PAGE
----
Overall, we are pleased with our spending in the second full year of our early retirement budget travel adventure. We went over our budget a little bit, but we knew we would and the money we spent on experiences will last our lifetimes, so we’re not displeased by the results in any way.
Our annual budget was $24,000 for 2017, or $2,000 per month. We went over that annual budget by about two thousand dollars. We splurged on New Year’s Eve with tickets to an event in San Francisco with friends; we ate out some nice restaurants throughout the year; we took some side trips and excursions to experience locations we would never have seen if we’d been working the 9-to-5 life — so we have zero regrets.
If there were any surprises to our budget last year, it would be the few health hiccups we experienced. After housing and food, health care was our biggest expenditure.
Here’s a partial spending breakdown:
Housing (mostly Airbnb, a few hotels): $7,378
Groceries (we eat in most of the time): $2,999
Health care (annual checkups, emergencies, U.S. insurance): $2,653
Travel (everything from airfare to local bus rides): $2,102
Excursions (park entrances, event tickets): $976
Snacks (mostly beer and soda): $924
The balance of our spending was on Cleveland property-related costs (like taxes and insurance), supplies (like flip-flops or clothes), gifts (birthdays, charities). It all added up to about $26,000.
A few words about health care
Included in that health care category total was my surgical breast biopsy, a few doctor appointments for each of us, teeth cleanings, a trip to the emergency room for the spouse, high-deductible health insurance coverage back in the United States.
We are healthy – and we are grateful. Tedly likes to say that is our only job now – to stay healthy. I agree. For example, I can’t be overweight with high blood pressure and pre-diabetic and expect to enjoy early retirement budget travel abroad – hiking volcanoes and swimming with whale sharks (the latter blog entry is coming soon). But I can stay fit and healthy and ready to fight any ailment that might rise up against me.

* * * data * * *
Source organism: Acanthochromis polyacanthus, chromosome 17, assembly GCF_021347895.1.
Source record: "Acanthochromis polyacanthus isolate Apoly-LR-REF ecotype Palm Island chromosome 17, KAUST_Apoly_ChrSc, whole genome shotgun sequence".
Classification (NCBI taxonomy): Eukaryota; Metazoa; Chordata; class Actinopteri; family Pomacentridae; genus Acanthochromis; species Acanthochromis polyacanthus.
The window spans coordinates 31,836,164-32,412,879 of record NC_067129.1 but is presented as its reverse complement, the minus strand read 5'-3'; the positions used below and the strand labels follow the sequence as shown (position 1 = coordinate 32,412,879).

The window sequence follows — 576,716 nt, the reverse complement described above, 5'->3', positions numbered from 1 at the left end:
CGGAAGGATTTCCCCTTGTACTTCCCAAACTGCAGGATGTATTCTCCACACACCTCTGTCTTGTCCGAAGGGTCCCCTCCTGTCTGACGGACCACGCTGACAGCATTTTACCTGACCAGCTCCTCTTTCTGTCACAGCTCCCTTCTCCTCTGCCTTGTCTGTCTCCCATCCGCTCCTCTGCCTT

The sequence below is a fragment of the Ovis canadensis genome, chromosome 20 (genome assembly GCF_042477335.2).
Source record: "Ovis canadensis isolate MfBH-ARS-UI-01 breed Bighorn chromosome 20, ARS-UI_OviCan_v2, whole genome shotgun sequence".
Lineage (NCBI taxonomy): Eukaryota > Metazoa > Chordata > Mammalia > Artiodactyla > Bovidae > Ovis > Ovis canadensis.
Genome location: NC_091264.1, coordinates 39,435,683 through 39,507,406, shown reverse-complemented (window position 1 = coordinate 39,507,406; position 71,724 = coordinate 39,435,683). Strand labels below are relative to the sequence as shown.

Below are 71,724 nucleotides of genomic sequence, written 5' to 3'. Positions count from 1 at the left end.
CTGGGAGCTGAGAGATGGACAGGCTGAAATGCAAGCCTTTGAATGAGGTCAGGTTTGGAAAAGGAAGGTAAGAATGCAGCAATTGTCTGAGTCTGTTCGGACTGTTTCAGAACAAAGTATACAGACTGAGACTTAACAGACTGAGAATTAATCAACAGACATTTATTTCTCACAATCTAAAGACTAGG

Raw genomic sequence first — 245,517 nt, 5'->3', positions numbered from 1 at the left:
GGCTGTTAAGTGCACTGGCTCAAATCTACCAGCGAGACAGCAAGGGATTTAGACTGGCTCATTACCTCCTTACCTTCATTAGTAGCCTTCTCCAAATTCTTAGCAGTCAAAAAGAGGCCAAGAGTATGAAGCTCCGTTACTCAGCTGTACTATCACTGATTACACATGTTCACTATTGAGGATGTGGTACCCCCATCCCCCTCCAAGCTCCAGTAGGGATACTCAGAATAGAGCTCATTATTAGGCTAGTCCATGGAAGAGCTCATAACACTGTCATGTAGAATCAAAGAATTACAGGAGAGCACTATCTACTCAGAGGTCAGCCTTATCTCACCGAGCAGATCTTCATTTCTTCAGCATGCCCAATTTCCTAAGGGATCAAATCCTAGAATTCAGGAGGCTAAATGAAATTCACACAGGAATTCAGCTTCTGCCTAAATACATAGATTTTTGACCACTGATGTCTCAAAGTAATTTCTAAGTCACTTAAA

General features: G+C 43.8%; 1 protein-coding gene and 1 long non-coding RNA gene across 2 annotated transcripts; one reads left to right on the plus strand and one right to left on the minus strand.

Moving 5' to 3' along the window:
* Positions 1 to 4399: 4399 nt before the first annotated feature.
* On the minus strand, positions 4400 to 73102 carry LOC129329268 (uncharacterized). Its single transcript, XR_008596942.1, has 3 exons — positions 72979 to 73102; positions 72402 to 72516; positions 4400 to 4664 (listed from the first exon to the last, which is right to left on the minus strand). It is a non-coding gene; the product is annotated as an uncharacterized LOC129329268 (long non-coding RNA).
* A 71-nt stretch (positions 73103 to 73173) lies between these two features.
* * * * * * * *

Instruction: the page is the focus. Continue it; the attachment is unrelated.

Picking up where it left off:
All of that said, for 2018 we decided to drop health care insurance. We are not required to buy it since we are not returning to the U.S. this year. (Read more about health care exemptions for U.S. citizens living abroad here. Note, as of this writing, that link has not yet been updated for 2018.)
We have been to enough doctor appointments abroad by now to realize that the health care system in the U.S. certainly is not the only way to get quality care. In fact, it’s overpriced and overrated in the U.S. based on our mostly positive experiences so far.
Looking ahead into 2018
As we start our third year of living how we truly want to live, we have increased our budget because we’ll be in areas that cost more than Mexico and Guatemala, such as Southern Europe.
All things considered, we will have a monthly budget of $2,400 – a substantial 20 percent increase. We don’t want to have that kind of increase long-term, but for now, it’s a spending goal. (In fact, Tedly says he’ll be happy if we come in under $3,000!)
If God doesn’t alter our plans, we will be in Southeast Asia by the last quarter of 2018. At that point, we may decide to knock 20 percent (or more) off of our monthly target to try to keep the yearly lower $28,000.
In the meantime, we will continue to collect experiences and live extremely well outside of the U.S., with zero plans to return this year.
If you are on the fence about whether you really want to live this kind of lifestyle, even though you’ve taken steps to actually live your dream, I’ve previously written a pep talk for people like you! Find that here.
(*Correction: a previous version of this post misidentified our Obamacare health coverage as “catastrophic”, when the technical term of what we actually bought is instead “high deductible” health insurance. This distinction was made to the post on June 16, 2018.)